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George Whitefield: God's Anointed Servant in the Great Revival of the…

by Arnold A. Dallimore

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554435,113 (4.39)None
Do I need to be saved? God is holy. No sin will ever enter His presence, for "righteousness and judgment are the habitation of His throne" (Psalm 97:2). Man is sinful. "For all have sinned, and come short of the glory of God" (Romans 3:23). Sin separates man from God. "But your iniquities have separated between you and your God, and your sins have hid His face from you" (Isaiah 59:2). It is impossible for man to save himself. "By the deeds of the law there shall no flesh be justified in His sight" (Romans 3:20). Can I be saved? God sent His Son to be your Savior. "Herein is love, not that we loved God, but that He loved us, and sent His Son to be the propitiation for our sins" (1 John 4:10). The living Savior invites sinners to receive Him. "Come unto Me, all ye that labor and are heavy laden, and I will give you rest" (Matthew 11:28). Forgiveness of sins and salvation can be yours today. "For Christ also hath once suffered for sins, the just for the unjust, that He might bring us to God" (1 Peter 3:18). How can I be saved? Agree with God that you are a lost sinner unable to save yourself. "God commendeth His love toward us, in that, while we were yet sinners, Christ died for us" (Romans 5:8). Believe that Jesus Christ died for your sins and ask Him to be your Savior. "As many as received Him, to them gave He power to become the sons of God, even to them that believe on His name" (John 1:12). Confess the Lord Jesus Christ before men. "If thou shalt confess with thy mouth the Lord Jesus, and shalt believe in thine heart that God hath raised Him from the dead, thou shalt be saved" (Romans 10:9)."Verily, verily, I say unto you, he that heareth My word, and believeth on Him that sent Me, hath everlasting life, and shall not come into condemnation; but is passed from death unto life" (John 5:24).… (more)
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The period 1741-1770, covered by this second and concluding volume, was not one of cloudless sunshine. It opened with the doctrinal conflict with the two Wesleys and with a serious division in Methodist ranks. But this was quickly followed by a visit to Scotland in which revival reached its high watermark. Then came years of unwavering effort to evangelize the people of the English-speaking world and to consolidate the gains. Multitudes of 'the humble poor' believed, and members of the aristocracy heard the message of grace. An outstanding biography, popularly written, and with an urgent message for the present day.
  Paul_Brunning | Apr 26, 2016 |
George Whitefield's life was absolutely amazing. He is a man remarkably used by God in the 18th century. He's the kind of guy that makes your jaw drop.

From his early twenties to his death at age 55, he preached 30,000 sermons! That's an average of 20 sermons a week for his entire adult life! There were times when he would be speaking 40-60 hours a week--that's speaking time, not including any personal study or travel time.

We must also remember the sizes of the crowds he would speak to. Benjamin Franklin estimated he could be heard audibly by a crowd of 30,000 people. He is reported to have spoken to crowds of at least that much, crowds filling 3 acres.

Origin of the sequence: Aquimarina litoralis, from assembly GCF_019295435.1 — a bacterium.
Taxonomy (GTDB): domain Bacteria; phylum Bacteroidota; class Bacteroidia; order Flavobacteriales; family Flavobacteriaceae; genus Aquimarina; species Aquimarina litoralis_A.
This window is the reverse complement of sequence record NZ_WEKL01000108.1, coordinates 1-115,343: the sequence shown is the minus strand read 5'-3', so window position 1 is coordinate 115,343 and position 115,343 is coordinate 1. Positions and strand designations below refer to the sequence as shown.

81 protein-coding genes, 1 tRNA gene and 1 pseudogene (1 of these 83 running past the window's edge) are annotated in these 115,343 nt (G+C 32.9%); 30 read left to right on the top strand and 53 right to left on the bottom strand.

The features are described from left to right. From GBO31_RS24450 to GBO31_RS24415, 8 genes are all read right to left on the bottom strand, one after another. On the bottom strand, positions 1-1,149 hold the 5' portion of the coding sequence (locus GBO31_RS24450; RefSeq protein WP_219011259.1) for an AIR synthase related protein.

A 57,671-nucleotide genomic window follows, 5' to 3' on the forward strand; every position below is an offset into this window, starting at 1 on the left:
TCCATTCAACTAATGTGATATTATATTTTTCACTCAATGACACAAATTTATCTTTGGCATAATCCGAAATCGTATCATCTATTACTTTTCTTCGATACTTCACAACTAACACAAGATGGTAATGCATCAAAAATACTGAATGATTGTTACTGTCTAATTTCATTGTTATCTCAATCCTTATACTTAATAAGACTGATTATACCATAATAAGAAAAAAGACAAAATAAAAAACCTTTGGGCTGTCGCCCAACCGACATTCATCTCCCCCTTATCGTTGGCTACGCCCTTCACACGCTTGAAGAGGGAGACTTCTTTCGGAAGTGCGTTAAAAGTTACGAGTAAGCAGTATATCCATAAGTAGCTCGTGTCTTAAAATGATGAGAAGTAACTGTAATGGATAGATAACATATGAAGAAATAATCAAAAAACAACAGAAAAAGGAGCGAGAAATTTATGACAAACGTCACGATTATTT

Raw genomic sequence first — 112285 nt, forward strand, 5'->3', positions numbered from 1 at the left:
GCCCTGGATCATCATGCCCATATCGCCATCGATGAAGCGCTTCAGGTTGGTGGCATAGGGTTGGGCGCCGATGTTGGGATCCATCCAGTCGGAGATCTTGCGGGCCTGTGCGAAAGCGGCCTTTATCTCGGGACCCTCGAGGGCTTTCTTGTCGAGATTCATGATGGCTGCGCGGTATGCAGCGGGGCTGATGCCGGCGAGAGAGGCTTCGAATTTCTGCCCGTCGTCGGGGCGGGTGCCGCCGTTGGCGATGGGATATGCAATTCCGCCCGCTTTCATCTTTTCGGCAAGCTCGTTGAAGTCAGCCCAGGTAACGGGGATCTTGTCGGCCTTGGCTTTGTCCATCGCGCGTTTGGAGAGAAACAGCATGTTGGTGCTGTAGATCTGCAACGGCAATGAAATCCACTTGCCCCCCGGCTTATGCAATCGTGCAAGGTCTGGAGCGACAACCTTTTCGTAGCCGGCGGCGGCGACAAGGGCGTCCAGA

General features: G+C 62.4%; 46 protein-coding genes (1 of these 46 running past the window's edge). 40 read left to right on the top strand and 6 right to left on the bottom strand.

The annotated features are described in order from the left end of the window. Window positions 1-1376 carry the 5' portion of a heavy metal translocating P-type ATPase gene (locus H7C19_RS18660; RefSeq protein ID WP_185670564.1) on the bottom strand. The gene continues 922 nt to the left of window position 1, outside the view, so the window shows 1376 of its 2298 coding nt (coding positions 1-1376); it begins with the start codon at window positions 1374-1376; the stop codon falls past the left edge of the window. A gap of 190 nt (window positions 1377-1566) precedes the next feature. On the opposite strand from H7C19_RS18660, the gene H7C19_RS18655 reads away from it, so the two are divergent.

Here was a man of unique eloquence in speaking, unique passion and zeal for the Lord, unique energy for sacrificial, and unique effectiveness in preaching. God used him for the revival of religion not only in England but also in America. Read this book to get excited about what God did during that time, and excited about what God might do again at any time he may so please!

This is a wonderful biography of this man's life. The author (Dallimore) has also written a two-volume biography of Whitefield, each volume running about 600 pages! He has condensed this full work into this short 200-page abridged version. It is the life of Whitefield in high gear indeed! It is fast paced, and keeps you on the edge of your seat from the get-go.

Read this for a great introduction to the life of George Whitefield. Though, I must admit, after reading this, I definitely want to get into the more in-depth two volume work!

[http://matthauck.typepad.com/blog/2010/09/george-whitefield-in-high-gear.html] ( )
  matthauck | Sep 2, 2010 |
"Justice has at last been done to the greatest preacher that England every produced." This was the judgment of Martyn Lloyd-Jones concerning the first volume of Arnold Dallimore's biography of George Whitefield. This is perhaps the most authoritative work to date on the life of Whitefield, surpassing the older work of Luke Tyreman in both breadth (since Dallimore had access to far more material than Tyreman) and objectivity (Tyreman was a Wesleyan who was somewhat unsympathetic with Whitefield's theology).

The two volumes together are divided into eight parts, which help give some navigation to understanding Whitefield's life. The sections are: (Volume 1): I. The Years of Preparation; II. The Youthful Ministry; III. The Period of Transition; (Volume 2): IV. The Controversy; V. The Calvinist Evangelist of Two Continents; VI. The Helper of all the Revival; VII. The Years of Failing Strength; and VIII. Death and Commemoration.

Volume 1 traces Whitefield's life from birth to conversion through the early years of the Great Awakening which came under his preaching in England, Wales, and the Colonies of North America. It is full of details about his travels, excerpts from sermons and journals, and is exceptionally well documented. Special attention is rightfully given to Whitefield's relationship with John Wesley, and several mistaken notions concerning the two men are corrected with careful research supporting the conclusions.

The second volume begins with an introduction that gives more attention to the mistaken conceptions about Whitefield's relationship with the Wesleys. Chapter one then steers the reader back into the narrative, picking up where volume 1 left off with Whitefield's return to England from America in 1739. Several chapters are then devoted to the controversy between the Whitefield and Wesley. A broad-brush coverage is given to Whitefield's work in both Great Britain and America, with occasional detours detailing events such as the Cambuslang Revival and the contributions of other prominent figures in the revival such Howell Harris and John Cennick.